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Crime

Minister’s plan to segregate gay prisoners in Turkish jails alarms human rights activists

Joseph McCormick April 15, 2014
Gay prisoner: File photo of a prisoner.

File photo of a prisoner. (Peter Macdiarmid/Getty Images)

Human rights activists have expressed alarm at the announcement of plans to build separate prisons for gay prisoners in Turkey.

The “protecting convicts” measure was introduced by Justice Minister Bekir Bozdag, who said it was intended to protect LGBT inmates from attacks or harassment while in jail.

“Projects are under way for the construction of separate penitentiaries to house inmates with divergent sexual orientations,” Bozdag wrote in a response on the Turkish Parliament’s website.

The statement was published earlier this month, but only sparked debate this week, after the politician who asked an original question about the safety of LGBT inmates raised concerns over the measure.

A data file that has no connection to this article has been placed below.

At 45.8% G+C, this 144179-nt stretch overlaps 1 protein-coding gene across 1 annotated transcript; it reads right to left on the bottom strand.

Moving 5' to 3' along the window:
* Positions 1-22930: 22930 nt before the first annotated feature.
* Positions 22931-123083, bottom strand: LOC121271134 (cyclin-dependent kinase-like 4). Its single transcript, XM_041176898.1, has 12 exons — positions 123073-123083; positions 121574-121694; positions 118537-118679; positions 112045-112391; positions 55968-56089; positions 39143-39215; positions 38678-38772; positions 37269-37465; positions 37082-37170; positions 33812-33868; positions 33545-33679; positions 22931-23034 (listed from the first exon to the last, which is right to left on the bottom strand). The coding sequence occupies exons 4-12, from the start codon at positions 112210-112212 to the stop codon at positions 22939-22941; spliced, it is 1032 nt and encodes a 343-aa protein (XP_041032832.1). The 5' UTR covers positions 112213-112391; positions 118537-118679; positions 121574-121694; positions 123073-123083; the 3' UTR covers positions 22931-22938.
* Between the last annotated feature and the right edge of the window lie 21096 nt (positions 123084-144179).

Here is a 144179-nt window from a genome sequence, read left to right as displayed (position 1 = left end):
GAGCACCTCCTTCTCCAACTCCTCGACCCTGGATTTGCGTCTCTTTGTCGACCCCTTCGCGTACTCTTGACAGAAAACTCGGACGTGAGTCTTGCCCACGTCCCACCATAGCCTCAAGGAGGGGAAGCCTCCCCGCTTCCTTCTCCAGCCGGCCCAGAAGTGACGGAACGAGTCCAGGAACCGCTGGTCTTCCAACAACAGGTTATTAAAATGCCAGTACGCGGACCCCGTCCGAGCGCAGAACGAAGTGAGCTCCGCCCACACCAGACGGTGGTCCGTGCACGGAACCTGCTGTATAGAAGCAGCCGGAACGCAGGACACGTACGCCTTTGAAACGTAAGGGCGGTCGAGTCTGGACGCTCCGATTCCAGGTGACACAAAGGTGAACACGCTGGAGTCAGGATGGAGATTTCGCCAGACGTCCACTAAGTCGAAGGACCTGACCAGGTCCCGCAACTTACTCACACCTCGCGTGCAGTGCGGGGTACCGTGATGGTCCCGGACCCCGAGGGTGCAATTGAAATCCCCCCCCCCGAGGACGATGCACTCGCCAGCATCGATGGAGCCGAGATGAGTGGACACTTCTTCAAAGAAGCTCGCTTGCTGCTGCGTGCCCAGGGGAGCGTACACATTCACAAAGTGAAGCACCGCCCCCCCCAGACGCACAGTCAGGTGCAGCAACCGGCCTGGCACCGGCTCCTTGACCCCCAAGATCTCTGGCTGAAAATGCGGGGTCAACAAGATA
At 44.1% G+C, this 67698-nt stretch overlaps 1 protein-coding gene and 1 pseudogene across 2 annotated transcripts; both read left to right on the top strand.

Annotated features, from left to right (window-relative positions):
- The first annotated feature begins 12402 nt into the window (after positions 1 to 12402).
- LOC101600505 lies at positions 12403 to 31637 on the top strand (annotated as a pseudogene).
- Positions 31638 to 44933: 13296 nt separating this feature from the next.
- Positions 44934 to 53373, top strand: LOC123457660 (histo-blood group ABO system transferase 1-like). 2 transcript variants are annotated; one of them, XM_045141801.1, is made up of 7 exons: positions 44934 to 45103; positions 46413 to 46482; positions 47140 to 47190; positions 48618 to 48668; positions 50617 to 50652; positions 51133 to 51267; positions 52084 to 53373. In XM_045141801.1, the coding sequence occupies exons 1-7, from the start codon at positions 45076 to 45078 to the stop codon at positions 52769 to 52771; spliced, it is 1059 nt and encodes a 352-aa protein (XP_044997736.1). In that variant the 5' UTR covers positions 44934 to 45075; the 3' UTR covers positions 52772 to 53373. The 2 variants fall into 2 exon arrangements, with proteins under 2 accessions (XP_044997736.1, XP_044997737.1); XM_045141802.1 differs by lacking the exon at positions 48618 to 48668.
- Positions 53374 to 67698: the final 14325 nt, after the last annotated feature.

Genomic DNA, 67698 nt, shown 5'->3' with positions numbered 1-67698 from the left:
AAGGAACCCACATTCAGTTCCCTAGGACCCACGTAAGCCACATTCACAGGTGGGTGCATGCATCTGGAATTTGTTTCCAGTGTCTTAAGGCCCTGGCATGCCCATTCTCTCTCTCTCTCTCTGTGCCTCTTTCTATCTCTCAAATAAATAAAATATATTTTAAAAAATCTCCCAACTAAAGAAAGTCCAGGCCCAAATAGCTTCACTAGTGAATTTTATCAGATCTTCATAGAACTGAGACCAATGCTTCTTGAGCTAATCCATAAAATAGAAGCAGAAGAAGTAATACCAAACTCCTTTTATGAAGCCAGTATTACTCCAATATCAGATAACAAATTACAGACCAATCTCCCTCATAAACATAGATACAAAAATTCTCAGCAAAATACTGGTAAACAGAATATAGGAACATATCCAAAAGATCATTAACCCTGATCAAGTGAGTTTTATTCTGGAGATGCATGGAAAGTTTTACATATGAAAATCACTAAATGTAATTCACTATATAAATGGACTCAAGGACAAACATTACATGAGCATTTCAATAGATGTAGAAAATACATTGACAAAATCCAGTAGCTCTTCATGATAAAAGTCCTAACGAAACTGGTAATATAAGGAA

Many criticised the measure, despite reports that the measure was backed by around half of Turkey’s population.

Homosexuality is not illegal in Turkey, but it remains taboo.

LGBT inmates are often placed in solitary confinement by prison staff who are themselves homophobic or transphobic, or who simply don’t know how to handle anti-LGBT discrimination.

Many argued that the segregation of LGBT inmates legitimises homophobic and transphobic views.

More: Africa, Egypt, Egypt, jail, LGBT, prison, Prisons, segregation

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